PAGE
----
For me its an espresso with a dallop of milk froth on top, but some barristas are better frothers than others. I reguarly stop at Coffee Chakra in Myrtleford when driving through but one day I ordered a long mac from him and got informed that there is no long mac, he just makes one kind. Upon further investigation on the net, I realised its a bit of a talking point. https://www.fivesenses.com.au/blog/theres-something-about-macchiato/
 

Run n Spread

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#18
You all make it sound like it is Crack.

But < 3 per day. Anything more will have your digestive system and sleep patterns all out of whack.
 

wadistance

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#20
If you like filtered coffee - this and nothing else is your purchase. Couple that with either a Breville Smart grinder or a Helor 101 hand grinder and you're set. I've got both - prefer the Helor as you can take it anywhere with your aeropress. Brew at a ratio of 60g coffee / 1L of water with your water brewing temp at 95deg celsius (you can set this on the Behmor)

Freshly ground beans are imperative, so make sure you spend a bit of money on that.

http://beanbay.coffeesnobs.com.au/ViewProduct.aspx/1229-behmor-brazen-plus-coffee-brewer

https://helor-coffee.com/
 

wadistance

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#22
got one in my house. make 500ml in the morning and 500ml at night. by that rate I'm powering through a kilo of coffee every 3 or so weeks - but it takes my spend per coffee down to $1 per cup. multiply that out - I'm saving $6 a day, doesn't take long to make my money back.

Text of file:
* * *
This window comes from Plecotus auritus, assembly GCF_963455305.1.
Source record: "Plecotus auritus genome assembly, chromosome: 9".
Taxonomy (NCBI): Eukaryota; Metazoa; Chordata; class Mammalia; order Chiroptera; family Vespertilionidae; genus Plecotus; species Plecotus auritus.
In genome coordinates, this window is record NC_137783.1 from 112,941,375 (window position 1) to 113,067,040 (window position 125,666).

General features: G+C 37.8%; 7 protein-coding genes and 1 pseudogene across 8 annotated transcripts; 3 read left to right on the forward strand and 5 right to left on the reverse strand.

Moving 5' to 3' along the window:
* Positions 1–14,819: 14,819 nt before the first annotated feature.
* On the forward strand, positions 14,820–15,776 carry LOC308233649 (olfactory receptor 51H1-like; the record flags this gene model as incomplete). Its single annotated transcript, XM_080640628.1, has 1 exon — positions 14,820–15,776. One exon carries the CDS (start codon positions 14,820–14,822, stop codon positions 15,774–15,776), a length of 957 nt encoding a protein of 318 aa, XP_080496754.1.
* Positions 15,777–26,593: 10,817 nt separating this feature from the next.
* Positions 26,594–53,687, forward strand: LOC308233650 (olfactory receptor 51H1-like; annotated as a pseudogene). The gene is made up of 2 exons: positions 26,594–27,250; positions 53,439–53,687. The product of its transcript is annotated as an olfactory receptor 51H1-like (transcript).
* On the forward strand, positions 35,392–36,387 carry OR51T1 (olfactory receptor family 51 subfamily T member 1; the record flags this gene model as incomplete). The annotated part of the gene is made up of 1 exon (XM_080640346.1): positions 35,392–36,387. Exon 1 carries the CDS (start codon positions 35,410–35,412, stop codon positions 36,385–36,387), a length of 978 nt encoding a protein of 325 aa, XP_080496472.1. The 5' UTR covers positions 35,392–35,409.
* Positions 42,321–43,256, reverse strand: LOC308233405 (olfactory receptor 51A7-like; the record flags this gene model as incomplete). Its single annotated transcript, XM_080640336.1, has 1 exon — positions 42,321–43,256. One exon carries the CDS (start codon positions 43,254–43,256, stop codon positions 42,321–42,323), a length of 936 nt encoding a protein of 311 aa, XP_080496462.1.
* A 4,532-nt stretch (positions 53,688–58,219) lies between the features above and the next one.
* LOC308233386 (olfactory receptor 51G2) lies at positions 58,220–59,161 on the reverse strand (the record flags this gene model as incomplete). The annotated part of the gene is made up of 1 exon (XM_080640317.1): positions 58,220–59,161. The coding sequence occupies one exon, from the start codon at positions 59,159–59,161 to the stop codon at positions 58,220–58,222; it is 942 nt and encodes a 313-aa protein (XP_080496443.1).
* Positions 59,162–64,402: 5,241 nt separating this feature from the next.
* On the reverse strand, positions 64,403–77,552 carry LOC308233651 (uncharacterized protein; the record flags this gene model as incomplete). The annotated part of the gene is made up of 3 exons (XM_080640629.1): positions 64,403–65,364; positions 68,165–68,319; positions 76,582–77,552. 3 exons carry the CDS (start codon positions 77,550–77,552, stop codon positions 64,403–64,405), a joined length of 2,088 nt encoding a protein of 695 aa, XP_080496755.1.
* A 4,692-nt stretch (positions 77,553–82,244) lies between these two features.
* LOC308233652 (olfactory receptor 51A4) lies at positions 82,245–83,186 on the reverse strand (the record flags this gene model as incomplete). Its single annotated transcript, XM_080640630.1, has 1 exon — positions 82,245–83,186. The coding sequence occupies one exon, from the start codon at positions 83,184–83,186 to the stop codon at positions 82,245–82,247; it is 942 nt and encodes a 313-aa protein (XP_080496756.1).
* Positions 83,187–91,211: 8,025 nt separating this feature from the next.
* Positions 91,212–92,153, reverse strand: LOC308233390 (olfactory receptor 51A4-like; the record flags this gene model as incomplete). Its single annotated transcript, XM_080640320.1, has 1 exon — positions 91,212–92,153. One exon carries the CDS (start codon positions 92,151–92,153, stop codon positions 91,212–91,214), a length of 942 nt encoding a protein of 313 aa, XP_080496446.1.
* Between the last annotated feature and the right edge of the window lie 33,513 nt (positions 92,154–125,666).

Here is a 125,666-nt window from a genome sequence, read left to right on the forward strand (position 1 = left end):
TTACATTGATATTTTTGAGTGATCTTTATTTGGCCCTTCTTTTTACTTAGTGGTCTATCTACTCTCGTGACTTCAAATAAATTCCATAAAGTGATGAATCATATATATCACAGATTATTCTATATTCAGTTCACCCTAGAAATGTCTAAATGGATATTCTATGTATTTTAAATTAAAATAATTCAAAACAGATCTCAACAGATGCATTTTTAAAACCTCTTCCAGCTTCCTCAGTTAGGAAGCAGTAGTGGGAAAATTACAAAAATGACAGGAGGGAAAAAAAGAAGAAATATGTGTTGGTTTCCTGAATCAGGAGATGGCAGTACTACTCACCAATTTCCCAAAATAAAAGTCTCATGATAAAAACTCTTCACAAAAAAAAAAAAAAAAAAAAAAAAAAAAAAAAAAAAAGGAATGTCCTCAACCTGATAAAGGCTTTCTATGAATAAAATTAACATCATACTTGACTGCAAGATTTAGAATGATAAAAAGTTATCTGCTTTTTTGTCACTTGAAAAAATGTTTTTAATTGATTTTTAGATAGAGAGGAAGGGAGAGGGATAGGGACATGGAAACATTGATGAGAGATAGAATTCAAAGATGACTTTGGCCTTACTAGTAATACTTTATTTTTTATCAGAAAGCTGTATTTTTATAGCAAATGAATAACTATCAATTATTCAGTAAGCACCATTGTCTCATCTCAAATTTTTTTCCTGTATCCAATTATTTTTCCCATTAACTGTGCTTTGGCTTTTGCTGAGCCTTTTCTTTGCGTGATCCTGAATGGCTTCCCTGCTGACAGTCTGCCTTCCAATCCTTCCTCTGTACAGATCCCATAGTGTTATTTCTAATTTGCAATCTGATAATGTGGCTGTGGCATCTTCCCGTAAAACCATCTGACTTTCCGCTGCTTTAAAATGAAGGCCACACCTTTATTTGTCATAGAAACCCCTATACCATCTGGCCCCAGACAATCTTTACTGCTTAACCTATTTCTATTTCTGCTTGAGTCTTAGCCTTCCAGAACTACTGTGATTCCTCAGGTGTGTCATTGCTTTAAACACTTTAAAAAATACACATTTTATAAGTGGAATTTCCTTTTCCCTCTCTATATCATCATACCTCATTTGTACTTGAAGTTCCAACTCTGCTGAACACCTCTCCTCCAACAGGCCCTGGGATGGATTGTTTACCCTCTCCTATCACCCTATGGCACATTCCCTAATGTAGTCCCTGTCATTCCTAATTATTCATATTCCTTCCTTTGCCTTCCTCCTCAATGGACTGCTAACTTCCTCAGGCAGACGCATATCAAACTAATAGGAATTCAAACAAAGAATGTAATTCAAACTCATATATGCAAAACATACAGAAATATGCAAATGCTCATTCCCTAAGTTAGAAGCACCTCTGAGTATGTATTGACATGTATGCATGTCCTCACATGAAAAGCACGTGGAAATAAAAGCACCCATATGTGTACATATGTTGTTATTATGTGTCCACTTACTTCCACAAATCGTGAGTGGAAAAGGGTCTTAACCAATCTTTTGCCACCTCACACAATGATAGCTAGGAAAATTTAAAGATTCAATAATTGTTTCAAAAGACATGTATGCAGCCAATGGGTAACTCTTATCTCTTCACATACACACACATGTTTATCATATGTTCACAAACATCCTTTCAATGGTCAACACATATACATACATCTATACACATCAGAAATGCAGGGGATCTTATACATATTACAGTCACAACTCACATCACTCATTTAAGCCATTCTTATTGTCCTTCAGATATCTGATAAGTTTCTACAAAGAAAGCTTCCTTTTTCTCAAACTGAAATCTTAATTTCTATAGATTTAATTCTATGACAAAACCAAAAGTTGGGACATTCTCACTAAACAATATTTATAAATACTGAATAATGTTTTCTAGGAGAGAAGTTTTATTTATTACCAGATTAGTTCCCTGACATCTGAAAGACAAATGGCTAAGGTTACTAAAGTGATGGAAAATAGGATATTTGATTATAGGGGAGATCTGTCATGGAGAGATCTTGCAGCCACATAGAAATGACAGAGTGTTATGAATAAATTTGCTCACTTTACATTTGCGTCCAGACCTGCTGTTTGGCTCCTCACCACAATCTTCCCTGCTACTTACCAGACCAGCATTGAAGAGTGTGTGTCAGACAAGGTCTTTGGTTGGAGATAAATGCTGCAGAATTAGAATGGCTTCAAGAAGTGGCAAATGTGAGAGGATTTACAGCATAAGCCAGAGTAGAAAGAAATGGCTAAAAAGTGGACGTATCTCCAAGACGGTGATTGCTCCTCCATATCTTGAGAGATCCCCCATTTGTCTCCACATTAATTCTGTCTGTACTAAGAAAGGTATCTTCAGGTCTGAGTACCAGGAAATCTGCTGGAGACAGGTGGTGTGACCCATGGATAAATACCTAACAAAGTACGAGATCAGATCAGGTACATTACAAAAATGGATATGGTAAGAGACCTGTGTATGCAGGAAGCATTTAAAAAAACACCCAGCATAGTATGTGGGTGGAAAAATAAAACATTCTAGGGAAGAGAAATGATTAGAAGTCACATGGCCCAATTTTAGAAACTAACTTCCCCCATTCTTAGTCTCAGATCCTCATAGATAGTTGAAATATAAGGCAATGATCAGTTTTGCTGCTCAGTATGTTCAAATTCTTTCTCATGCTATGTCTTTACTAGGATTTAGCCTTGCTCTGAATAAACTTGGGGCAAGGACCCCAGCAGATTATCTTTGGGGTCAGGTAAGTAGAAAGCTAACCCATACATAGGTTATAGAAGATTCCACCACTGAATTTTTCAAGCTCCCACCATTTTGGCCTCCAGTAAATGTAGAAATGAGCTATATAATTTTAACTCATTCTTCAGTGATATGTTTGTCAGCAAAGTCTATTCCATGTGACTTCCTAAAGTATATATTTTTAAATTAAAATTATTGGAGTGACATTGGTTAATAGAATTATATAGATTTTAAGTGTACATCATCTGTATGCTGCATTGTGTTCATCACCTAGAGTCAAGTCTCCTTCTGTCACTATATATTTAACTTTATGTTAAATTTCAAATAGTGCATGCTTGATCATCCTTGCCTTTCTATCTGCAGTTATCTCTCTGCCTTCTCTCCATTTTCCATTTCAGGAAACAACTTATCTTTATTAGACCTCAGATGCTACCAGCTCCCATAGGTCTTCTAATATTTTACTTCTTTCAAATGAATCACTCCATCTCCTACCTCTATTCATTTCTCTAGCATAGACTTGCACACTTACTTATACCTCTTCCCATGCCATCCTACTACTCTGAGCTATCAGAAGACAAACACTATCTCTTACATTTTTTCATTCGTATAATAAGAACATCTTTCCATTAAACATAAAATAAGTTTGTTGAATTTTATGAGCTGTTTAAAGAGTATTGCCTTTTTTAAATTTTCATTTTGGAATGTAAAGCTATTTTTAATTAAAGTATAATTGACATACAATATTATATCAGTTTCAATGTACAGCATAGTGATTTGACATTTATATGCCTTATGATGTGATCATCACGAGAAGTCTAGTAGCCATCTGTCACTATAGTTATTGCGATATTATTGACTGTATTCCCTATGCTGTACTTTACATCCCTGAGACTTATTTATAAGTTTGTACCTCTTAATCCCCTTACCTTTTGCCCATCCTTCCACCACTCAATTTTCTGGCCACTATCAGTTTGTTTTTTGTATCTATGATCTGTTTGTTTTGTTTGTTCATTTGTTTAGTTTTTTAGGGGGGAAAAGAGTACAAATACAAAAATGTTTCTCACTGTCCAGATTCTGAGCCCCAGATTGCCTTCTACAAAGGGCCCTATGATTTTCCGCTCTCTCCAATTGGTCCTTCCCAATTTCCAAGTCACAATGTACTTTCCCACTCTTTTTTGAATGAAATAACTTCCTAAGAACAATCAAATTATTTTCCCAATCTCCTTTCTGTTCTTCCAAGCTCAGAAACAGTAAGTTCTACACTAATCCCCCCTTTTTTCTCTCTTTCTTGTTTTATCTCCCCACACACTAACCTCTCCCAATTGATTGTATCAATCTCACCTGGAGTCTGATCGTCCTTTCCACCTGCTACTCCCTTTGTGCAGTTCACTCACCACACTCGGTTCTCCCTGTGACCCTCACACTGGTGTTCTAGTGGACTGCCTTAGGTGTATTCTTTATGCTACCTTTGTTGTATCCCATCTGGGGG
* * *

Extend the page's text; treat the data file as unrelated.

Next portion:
That machine looks good for an office I reckon.
 
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#23
I am not sure about the aluminium one but the stainless steel one does not leave a metallic taste at all.
Also I brew it on a very low heat on gas so it just trickles out and take it off the heat when it goes a blonde colour.
After a while you know when to take it off before it steams up.
Really nice flavoured coffee doing it this way.
 

Faz 2000

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#25
I have this bad boy and use various beans roasted in the last few weeks. Love it. Two long blacks a day, like clockwork. Any more and I get weird. Can't do caffeine in the afternoon or I don't sleep. Have to balance my uppers and downers. I find anything with milk tastes like a dessert to me.